N Engl J Med 2020 Oct 29;383(18):1746-1756. Epub 2020 Oct 7 doi: 10.1056/NEJMoa2023643. PMID: 33027564Free PMC Article
Ha J, Yu YC, Lannigan F
Curr Pediatr Rev 2014;10(3):238-48. doi: 10.2174/1573396309666131209210751. PMID: 25088344

Recent clinical studies

Etiology

Zhou Y, Lu X, Zhang Y, Ge Y, Xu Y, Wu L, Jiang Y
Cytogenet Genome Res 2022;162(7):354-364. Epub 2023 Mar 10 doi: 10.1159/000528600. PMID: 36907182
Vrînceanu D, Sajin M, Dumitru M, Mogoantă CA, Cergan R, Georgescu MG
Rom J Morphol Embryol 2022 Jul-Sep;63(3):485-490. doi: 10.47162/RJME.63.3.02. PMID: 36588486Free PMC Article
Demir SS, Cagliyan E, Öztürk D, Özmen S, Altunyurt S, Çankaya T, Bora E
J Obstet Gynaecol 2022 Oct;42(7):2899-2904. Epub 2022 Aug 25 doi: 10.1080/01443615.2022.2112023. PMID: 36006022
Hathaway BA, Radu S, Wilson J, Nauta AC
Lymphat Res Biol 2021 Feb;19(1):41-50. Epub 2021 Jan 25 doi: 10.1089/lrb.2020.0100. PMID: 33493408
Flanagan BP, Helwig EB
Arch Dermatol 1977 Jan;113(1):24-30. PMID: 831620

Diagnosis

Ho FC, Chen HL, Chung HW
J Pediatr 2021 Jul;234:273-274. Epub 2021 Mar 24 doi: 10.1016/j.jpeds.2021.03.024. PMID: 33771579
Hathaway BA, Radu S, Wilson J, Nauta AC
Lymphat Res Biol 2021 Feb;19(1):41-50. Epub 2021 Jan 25 doi: 10.1089/lrb.2020.0100. PMID: 33493408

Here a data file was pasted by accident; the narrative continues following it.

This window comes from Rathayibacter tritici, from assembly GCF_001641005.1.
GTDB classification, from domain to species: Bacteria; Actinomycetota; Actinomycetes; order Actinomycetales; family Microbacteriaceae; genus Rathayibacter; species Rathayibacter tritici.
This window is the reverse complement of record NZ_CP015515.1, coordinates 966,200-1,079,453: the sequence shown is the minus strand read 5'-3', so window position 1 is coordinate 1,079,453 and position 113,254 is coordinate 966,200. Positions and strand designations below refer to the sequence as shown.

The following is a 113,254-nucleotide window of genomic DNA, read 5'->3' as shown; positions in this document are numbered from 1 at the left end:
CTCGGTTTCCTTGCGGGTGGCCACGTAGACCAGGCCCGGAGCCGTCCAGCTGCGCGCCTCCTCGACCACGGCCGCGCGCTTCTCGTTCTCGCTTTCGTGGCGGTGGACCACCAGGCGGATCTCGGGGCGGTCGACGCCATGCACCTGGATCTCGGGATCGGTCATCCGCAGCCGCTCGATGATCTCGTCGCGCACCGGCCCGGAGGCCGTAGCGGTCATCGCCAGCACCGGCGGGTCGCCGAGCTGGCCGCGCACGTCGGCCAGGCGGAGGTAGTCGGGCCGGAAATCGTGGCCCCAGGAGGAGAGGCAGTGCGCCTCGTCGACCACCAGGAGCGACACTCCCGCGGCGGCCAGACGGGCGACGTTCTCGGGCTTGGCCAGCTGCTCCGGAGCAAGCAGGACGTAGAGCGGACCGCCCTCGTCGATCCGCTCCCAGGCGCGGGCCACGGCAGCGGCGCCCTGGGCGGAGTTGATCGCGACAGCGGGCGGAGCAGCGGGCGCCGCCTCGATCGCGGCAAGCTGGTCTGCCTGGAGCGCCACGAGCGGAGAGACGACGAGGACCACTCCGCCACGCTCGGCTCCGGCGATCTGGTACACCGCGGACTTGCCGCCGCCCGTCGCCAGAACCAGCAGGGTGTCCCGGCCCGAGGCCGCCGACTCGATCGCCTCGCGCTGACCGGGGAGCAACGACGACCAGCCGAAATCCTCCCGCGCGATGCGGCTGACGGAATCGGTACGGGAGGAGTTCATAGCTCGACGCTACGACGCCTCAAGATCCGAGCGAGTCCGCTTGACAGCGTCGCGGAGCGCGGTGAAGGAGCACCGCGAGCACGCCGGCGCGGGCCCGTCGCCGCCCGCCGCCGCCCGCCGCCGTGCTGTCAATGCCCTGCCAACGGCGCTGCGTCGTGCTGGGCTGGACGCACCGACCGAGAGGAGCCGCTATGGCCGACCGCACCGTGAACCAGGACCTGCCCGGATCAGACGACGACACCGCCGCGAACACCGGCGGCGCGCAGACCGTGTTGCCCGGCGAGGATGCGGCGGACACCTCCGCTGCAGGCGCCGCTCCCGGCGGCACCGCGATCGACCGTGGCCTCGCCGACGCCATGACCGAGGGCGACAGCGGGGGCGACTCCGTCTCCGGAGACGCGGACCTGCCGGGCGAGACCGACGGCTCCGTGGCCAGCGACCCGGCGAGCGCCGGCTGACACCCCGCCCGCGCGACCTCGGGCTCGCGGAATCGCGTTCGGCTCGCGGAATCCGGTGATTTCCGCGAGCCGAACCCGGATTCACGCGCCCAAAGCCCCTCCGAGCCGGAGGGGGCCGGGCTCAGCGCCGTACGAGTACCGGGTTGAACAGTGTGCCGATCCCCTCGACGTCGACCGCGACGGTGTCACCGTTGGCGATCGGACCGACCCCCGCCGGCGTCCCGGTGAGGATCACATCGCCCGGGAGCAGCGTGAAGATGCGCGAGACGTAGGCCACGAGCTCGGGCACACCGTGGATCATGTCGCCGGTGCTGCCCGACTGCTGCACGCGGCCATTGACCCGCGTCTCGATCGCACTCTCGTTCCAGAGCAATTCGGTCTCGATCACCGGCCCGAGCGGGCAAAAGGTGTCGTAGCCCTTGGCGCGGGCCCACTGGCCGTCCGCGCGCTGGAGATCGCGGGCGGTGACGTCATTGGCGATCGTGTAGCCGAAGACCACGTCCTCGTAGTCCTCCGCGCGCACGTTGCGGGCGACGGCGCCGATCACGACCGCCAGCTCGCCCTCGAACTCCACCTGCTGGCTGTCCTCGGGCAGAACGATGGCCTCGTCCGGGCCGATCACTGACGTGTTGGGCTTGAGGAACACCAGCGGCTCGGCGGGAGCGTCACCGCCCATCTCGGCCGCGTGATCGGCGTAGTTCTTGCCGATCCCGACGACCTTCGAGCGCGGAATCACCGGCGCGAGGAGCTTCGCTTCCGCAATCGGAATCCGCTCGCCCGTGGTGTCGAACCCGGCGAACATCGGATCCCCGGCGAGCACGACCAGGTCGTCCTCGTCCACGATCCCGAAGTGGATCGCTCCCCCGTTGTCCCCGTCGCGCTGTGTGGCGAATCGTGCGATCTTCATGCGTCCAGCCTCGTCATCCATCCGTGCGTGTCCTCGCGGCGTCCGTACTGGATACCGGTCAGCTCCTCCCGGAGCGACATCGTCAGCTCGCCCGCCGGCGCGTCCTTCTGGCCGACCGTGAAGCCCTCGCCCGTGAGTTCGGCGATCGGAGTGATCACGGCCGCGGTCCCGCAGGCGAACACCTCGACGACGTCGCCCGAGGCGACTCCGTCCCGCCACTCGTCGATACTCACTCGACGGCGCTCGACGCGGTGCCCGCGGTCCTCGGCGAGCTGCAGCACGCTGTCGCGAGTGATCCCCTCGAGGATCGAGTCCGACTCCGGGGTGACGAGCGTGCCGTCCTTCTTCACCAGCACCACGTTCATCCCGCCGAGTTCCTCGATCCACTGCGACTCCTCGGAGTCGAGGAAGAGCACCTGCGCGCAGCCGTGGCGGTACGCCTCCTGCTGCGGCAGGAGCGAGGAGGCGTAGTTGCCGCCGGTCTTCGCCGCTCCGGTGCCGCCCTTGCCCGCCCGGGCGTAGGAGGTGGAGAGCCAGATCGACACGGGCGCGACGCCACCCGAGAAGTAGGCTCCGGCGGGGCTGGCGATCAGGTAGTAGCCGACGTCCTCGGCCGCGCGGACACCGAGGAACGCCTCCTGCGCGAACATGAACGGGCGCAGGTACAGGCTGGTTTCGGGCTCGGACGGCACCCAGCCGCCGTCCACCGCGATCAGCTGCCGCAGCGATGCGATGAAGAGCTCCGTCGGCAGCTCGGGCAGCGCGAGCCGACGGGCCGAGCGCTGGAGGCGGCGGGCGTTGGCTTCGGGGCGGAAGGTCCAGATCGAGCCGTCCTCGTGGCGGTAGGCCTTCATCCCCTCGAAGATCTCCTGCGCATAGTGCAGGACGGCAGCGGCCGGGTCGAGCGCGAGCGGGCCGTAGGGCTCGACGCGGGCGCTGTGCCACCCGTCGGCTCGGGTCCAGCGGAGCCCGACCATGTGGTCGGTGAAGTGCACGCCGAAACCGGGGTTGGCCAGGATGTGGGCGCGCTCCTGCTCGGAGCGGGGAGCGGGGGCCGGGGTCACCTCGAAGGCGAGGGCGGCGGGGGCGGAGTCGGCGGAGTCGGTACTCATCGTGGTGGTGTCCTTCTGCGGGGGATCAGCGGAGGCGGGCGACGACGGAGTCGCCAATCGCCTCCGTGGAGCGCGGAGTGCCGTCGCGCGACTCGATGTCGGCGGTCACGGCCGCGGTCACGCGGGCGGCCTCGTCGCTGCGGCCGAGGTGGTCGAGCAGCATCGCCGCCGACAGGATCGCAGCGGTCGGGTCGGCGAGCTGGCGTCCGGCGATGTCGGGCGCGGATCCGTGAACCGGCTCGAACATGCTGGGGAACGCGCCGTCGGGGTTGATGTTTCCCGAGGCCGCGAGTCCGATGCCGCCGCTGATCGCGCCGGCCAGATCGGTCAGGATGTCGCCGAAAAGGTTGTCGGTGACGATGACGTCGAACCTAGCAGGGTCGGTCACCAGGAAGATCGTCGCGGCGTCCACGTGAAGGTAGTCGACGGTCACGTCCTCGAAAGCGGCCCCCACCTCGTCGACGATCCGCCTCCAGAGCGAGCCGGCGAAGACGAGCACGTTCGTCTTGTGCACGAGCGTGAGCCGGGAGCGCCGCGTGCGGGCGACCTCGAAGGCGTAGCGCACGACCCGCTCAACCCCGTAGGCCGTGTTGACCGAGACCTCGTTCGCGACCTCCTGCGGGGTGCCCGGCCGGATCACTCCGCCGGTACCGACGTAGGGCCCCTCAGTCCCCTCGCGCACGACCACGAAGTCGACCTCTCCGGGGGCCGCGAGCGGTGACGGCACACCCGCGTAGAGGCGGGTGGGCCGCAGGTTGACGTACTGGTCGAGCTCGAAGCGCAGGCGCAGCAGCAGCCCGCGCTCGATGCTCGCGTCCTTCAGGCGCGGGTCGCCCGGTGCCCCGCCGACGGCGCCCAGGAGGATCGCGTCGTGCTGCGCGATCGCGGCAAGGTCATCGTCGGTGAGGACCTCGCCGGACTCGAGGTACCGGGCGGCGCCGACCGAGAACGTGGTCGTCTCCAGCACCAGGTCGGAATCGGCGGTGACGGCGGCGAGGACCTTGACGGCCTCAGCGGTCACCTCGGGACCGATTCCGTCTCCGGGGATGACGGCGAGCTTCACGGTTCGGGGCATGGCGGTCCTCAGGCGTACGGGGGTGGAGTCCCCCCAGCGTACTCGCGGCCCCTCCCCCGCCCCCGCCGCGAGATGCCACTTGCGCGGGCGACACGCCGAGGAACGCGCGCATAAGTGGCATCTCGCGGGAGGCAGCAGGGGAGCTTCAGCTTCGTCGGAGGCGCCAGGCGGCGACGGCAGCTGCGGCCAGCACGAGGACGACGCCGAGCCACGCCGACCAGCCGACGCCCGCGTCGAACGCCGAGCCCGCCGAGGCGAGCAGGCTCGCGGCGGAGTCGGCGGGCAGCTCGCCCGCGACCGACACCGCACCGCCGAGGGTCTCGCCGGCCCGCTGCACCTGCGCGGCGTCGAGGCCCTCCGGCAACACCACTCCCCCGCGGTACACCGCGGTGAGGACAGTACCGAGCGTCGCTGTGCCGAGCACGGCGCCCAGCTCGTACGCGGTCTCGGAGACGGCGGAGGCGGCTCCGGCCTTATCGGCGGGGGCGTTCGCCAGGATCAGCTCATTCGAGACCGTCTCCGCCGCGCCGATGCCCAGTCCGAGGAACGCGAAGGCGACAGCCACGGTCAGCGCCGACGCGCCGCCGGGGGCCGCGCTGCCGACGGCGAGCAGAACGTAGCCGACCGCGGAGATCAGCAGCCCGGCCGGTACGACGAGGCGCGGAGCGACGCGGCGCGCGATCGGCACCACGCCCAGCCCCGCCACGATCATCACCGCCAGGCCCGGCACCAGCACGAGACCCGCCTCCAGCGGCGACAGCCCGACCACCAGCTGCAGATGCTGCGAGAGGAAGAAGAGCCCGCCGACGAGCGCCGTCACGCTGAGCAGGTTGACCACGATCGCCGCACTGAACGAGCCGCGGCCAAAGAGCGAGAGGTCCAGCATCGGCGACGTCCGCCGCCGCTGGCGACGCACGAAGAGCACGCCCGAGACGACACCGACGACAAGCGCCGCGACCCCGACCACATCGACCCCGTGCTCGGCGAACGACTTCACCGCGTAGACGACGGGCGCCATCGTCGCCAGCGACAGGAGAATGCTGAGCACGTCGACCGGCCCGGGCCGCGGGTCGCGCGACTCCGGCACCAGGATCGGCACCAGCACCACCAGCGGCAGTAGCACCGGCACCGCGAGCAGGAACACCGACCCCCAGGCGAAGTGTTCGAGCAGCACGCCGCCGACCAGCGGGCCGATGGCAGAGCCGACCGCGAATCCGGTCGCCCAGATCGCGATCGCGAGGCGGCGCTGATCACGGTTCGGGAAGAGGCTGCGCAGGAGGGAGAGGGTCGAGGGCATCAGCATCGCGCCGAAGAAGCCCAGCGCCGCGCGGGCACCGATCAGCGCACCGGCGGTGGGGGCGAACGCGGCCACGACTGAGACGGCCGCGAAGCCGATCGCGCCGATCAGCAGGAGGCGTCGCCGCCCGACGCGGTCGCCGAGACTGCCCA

Swearingen C, Colvin ZA, Leuthner SR
Clin Perinatol 2020 Mar;47(1):105-121. Epub 2019 Oct 7 doi: 10.1016/j.clp.2019.10.001. PMID: 32000919
Ha J, Yu YC, Lannigan F
Curr Pediatr Rev 2014;10(3):238-48. doi: 10.2174/1573396309666131209210751. PMID: 25088344
Mordehai J, Kurzbart E, Shinhar D, Sagi A, Finaly R, Mares AJ
Pediatr Surg Int 1998 Mar;13(2-3):208-10. doi: 10.1007/s003830050295. PMID: 9563054

Therapy

Wiegand S, Dietz A, Wichmann G
Eur Arch Otorhinolaryngol 2022 Aug;279(8):3801-3810. Epub 2022 May 8 doi: 10.1007/s00405-022-07378-8. PMID: 35526176Free PMC Article
Pessanha I, Bravo M, Piedade C, Lopes MF
Minerva Pediatr (Torino) 2022 Feb;74(1):70-80. doi: 10.23736/S2724-5276.20.06037-5. PMID: 35283478
Quddusi AI, Nizami N, Abbas Rizvi SD
J Coll Physicians Surg Pak 2015 Oct;25 Suppl 2:S117-8. doi: 10.2015/JCPSP.S117S118. PMID: 26522194
Ha J, Yu YC, Lannigan F
Curr Pediatr Rev 2014;10(3):238-48. doi: 10.2174/1573396309666131209210751. PMID: 25088344
Adams MT, Saltzman B, Perkins JA
Otolaryngol Head Neck Surg 2012 Oct;147(4):627-39. Epub 2012 Jul 11 doi: 10.1177/0194599812453552. PMID: 22785242

Prognosis

McInerney NJ, O'Keeffe N, Nae A, Morariu J, Timon C
Ir J Med Sci 2023 Oct;192(5):2373-2377. Epub 2023 Jan 16 doi: 10.1007/s11845-022-03271-9. PMID: 36642745Free PMC Article
Sparks TN, Lianoglou BR, Adami RR, Pluym ID, Holliman K, Duffy J, Downum SL, Patel S, Faubel A, Boe NM, Field NT, Murphy A, Laurent LC, Jolley J, Uy C, Slavotinek AM, Devine P, Hodoglugil U, Van Ziffle J, Sanders SJ, MacKenzie TC, Norton ME; University of California Fetal–Maternal Consortium; University of California, San Francisco Center for Maternal–Fetal Precision Medicine